I still have to figure where there’s a Mitch, there’s a way, but….
— ABC News Politics (@ABCPolitics) June 25, 2017
I still have to figure where there’s a Mitch, there’s a way, but….
— ABC News Politics (@ABCPolitics) June 25, 2017
For many years, when I washed produce in the sink prior to consumption, I’d scrape the little stickers off and allow them to get washed down into the drain trap. This habit irritated the mister exceedingly, and one day he asked why I couldn’t just throw the damn things away.
It was a reasonable complaint, but when engaged in the task of washing produce, I didn’t want to stop that activity, open the door where the trash can is and dispose of the sticker. Nor did I think it likely I could retrain myself to scrape the stickers off prior to washing the produce. Who gives stickers advance thought?
However, in the interest of maintaining marital harmony, I hit upon another solution: I started scraping the stickers off and applying them to the bottle of dish soap that sits on the ledge of the sink. Those bottles get tossed in the recycling anyway; who cares if they’re covered with produce stickers? Problem solved!
I realize this isn’t rocket surgery, but little things that make life easier, well, make life easier. Do you have any to share?
If not, feel free to discuss other topics. Open thread!
Pelosi says when Democrats win the House next year, they will introduce two voting rights bills on first day
— Sam Levine (@srl) June 22, 2017
One Dem invited to Pelosi coup meeting tells me "It's petering out. I don't think anything is happening."
— Scott Wong (@scottwongDC) June 22, 2017
Cue the Somewhat Soiled Lady, a day late and a hot-take short — “Nancy Pelosi Tells Democratic Critics, ‘I Think I’m Worth the Trouble’”:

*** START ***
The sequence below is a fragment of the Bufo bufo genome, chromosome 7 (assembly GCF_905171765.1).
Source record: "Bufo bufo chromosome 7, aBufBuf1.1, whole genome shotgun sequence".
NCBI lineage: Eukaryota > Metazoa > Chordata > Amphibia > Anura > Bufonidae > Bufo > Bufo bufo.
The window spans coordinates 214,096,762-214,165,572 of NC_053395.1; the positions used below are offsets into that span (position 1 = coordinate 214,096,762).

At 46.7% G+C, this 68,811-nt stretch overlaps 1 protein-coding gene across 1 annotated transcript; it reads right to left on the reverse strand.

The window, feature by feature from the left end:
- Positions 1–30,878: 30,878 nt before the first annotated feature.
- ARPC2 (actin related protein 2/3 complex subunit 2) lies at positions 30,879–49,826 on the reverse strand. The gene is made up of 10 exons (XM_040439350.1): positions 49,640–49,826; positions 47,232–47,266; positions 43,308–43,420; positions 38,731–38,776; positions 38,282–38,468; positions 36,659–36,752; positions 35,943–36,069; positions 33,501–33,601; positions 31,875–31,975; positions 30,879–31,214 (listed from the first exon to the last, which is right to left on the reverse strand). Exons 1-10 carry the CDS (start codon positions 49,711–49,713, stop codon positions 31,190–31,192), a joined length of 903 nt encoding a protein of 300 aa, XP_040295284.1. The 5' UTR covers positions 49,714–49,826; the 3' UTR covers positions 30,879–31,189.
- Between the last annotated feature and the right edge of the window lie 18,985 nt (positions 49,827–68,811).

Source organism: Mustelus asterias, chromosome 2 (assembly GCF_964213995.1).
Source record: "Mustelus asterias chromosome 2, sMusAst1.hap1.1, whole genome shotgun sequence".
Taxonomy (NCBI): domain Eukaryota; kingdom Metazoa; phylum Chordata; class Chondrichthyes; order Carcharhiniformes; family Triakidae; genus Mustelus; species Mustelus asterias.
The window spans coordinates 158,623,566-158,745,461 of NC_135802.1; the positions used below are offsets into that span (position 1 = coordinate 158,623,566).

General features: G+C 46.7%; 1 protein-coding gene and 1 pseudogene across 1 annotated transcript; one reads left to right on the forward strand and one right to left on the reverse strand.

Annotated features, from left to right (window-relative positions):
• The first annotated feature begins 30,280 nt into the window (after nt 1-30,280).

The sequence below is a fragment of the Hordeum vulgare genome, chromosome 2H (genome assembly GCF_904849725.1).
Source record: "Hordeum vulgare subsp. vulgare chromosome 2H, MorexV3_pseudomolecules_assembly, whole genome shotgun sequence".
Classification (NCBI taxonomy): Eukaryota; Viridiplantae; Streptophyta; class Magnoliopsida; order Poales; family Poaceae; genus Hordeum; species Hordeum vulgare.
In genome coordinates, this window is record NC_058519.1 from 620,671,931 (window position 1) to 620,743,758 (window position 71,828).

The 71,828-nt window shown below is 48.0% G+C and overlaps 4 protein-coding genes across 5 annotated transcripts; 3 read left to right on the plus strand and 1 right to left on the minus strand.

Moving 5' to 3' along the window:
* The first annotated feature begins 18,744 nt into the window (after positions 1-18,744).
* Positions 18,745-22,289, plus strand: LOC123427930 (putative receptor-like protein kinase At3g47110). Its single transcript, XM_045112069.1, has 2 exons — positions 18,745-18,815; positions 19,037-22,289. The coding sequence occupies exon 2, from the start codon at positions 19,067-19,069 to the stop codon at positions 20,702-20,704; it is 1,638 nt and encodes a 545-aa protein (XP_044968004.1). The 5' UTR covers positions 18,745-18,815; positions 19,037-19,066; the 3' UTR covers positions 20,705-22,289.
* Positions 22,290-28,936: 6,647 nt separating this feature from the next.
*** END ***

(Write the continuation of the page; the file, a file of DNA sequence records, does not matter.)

The House Democratic leader, Nancy Pelosi, strolled before the cameras on Thursday with defeat at her back once more, projecting a well-worn swagger — brash, defiant, more than a little off key — as she insisted that her moment had not passed…
With six words, Ms. Pelosi, 77, demonstrated the self-assurance that has powered her as one of the most successful congressional leaders in the modern era. Yet even as Democrats enjoy a surge of grass-roots energy that could resurrect their House majority, some members of Ms. Pelosi’s own party are impatient for her to give up her 15-year grip on power.
She is the Democrat most crucial to determining whether her party can take back the House and torpedo President Trump’s agenda — an avatar of the kind of coastal excess that Republicans abhor and that some progressives have come to view suspiciously in an age of ascendant populism.
“Everybody wants leaders,” she said in an interview in her office at the Capitol, during which she was often as dismissive of critics in her own party as she was of the Republican opposition. “Not a lot of people want to be led.”…
This is Joan Jett, erstwhile (now deposed) boss hen:
Joan recently adopted an odd routine. Shortly before sunrise, she leaves the hen house, hops up onto a crossbar in the coop, faces east and makes a bizarre, strangled cawing sound for 30-60 seconds. Then she goes on about her business.